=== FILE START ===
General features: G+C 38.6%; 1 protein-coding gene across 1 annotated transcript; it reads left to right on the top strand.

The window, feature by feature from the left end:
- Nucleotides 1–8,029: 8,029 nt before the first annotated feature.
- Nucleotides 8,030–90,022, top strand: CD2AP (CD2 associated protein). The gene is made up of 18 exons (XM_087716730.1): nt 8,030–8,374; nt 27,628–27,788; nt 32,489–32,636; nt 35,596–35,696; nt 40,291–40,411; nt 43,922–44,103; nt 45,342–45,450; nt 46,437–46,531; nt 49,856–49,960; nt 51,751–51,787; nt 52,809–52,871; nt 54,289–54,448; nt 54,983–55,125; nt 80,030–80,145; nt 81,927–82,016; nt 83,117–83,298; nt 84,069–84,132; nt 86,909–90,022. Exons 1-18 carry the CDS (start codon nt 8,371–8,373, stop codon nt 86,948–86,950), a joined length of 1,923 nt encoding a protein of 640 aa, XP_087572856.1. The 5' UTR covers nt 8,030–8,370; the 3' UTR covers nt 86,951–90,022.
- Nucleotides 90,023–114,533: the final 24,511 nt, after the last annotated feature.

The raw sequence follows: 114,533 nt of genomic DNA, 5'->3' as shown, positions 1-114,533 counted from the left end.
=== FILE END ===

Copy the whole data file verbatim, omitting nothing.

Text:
General features: G+C 38.6%; 1 protein-coding gene across 1 annotated transcript; it reads left to right on the top strand.

The window, feature by feature from the left end:
- Nucleotides 1–8,029: 8,029 nt before the first annotated feature.
- Nucleotides 8,030–90,022, top strand: CD2AP (CD2 associated protein). The gene is made up of 18 exons (XM_087716730.1): nt 8,030–8,374; nt 27,628–27,788; nt 32,489–32,636; nt 35,596–35,696; nt 40,291–40,411; nt 43,922–44,103; nt 45,342–45,450; nt 46,437–46,531; nt 49,856–49,960; nt 51,751–51,787; nt 52,809–52,871; nt 54,289–54,448; nt 54,983–55,125; nt 80,030–80,145; nt 81,927–82,016; nt 83,117–83,298; nt 84,069–84,132; nt 86,909–90,022. Exons 1-18 carry the CDS (start codon nt 8,371–8,373, stop codon nt 86,948–86,950), a joined length of 1,923 nt encoding a protein of 640 aa, XP_087572856.1. The 5' UTR covers nt 8,030–8,370; the 3' UTR covers nt 86,951–90,022.
- Nucleotides 90,023–114,533: the final 24,511 nt, after the last annotated feature.

The raw sequence follows: 114,533 nt of genomic DNA, 5'->3' as shown, positions 1-114,533 counted from the left end.